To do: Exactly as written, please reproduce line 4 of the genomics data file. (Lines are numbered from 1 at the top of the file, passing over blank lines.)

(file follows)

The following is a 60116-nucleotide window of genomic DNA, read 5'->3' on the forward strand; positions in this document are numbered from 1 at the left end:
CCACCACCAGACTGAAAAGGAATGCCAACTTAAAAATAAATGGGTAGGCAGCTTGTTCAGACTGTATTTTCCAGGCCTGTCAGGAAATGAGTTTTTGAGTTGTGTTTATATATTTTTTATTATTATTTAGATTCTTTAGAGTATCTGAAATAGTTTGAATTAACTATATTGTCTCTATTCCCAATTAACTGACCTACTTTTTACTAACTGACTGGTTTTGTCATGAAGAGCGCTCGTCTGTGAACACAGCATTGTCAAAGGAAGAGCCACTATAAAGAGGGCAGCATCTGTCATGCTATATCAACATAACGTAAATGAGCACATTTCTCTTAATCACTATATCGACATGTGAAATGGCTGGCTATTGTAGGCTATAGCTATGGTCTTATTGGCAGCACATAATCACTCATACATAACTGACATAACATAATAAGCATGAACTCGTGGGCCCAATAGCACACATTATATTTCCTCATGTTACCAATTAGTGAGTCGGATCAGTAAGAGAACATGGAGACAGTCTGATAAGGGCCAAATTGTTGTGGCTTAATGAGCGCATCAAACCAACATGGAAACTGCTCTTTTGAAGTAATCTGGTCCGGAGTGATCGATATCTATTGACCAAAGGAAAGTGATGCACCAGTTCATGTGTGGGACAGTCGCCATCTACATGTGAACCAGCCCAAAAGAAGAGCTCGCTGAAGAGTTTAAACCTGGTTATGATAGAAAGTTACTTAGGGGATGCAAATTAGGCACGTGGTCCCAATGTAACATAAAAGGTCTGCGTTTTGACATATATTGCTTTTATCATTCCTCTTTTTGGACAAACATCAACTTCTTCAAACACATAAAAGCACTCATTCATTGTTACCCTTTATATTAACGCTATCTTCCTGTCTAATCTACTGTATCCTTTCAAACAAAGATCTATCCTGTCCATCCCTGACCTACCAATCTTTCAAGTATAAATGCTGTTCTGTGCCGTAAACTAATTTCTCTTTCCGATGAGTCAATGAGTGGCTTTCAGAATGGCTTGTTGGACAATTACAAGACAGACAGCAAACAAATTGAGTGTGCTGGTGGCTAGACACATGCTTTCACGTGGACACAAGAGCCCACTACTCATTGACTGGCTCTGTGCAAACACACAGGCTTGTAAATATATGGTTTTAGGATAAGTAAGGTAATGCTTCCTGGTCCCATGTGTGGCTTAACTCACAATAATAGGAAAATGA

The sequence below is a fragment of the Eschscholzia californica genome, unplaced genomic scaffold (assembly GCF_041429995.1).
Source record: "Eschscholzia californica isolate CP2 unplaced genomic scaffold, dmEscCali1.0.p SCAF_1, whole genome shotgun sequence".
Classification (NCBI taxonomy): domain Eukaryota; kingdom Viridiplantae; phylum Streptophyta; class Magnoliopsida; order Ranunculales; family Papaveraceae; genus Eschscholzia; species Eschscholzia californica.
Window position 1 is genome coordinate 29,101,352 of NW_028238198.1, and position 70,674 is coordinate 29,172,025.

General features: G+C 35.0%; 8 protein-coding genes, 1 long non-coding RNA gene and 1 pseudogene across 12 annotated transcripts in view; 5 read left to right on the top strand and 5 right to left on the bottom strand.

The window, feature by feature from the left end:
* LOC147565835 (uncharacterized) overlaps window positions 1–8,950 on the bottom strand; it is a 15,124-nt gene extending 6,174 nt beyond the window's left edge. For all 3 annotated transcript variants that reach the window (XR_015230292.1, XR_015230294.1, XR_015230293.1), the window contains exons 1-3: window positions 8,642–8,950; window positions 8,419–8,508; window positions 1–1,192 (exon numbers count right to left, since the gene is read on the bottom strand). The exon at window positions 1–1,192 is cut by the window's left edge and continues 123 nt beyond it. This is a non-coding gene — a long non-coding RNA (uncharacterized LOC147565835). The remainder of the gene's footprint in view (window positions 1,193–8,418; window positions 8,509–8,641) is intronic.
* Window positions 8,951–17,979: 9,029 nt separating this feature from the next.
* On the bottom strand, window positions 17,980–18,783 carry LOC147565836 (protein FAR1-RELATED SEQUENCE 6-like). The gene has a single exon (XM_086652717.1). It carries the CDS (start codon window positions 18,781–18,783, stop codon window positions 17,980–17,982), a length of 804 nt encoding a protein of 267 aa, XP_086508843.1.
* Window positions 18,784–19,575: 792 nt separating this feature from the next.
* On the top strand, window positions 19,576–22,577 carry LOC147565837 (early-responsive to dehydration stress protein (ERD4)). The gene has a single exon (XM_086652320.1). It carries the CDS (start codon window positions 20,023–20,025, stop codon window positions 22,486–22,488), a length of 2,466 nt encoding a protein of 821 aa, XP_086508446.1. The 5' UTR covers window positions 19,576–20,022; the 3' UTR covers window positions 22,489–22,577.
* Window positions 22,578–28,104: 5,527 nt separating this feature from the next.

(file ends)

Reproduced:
Source record: "Eschscholzia californica isolate CP2 unplaced genomic scaffold, dmEscCali1.0.p SCAF_1, whole genome shotgun sequence".